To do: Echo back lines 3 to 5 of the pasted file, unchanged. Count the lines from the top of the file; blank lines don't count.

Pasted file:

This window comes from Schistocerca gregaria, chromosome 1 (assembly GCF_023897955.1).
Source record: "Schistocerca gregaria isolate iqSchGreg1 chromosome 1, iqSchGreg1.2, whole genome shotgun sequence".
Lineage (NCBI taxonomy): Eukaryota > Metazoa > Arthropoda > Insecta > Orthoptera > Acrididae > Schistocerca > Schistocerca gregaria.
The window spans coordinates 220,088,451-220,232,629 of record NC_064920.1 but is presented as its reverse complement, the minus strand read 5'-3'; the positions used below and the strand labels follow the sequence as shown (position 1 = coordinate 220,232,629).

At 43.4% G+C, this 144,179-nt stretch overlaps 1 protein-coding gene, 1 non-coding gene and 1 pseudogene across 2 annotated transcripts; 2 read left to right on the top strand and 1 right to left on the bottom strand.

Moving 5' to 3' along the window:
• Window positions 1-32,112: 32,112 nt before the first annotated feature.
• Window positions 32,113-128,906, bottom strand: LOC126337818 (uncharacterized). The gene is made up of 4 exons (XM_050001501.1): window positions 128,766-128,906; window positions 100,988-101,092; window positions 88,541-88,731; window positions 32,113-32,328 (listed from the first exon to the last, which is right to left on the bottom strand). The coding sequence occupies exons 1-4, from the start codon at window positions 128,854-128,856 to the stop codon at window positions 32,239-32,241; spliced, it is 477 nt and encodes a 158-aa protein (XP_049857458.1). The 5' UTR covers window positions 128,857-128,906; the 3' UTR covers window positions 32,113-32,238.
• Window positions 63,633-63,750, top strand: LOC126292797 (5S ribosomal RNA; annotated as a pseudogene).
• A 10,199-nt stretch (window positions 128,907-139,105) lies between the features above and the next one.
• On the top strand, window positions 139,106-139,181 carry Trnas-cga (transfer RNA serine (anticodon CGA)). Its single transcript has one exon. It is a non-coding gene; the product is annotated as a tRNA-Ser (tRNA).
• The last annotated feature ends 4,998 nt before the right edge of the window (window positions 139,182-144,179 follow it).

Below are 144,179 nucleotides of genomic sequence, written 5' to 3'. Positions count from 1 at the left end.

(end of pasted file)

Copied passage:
Lineage (NCBI taxonomy): Eukaryota > Metazoa > Arthropoda > Insecta > Orthoptera > Acrididae > Schistocerca > Schistocerca gregaria.
The window spans coordinates 220,088,451-220,232,629 of record NC_064920.1 but is presented as its reverse complement, the minus strand read 5'-3'; the positions used below and the strand labels follow the sequence as shown (position 1 = coordinate 220,232,629).

At 43.4% G+C, this 144,179-nt stretch overlaps 1 protein-coding gene, 1 non-coding gene and 1 pseudogene across 2 annotated transcripts; 2 read left to right on the top strand and 1 right to left on the bottom strand.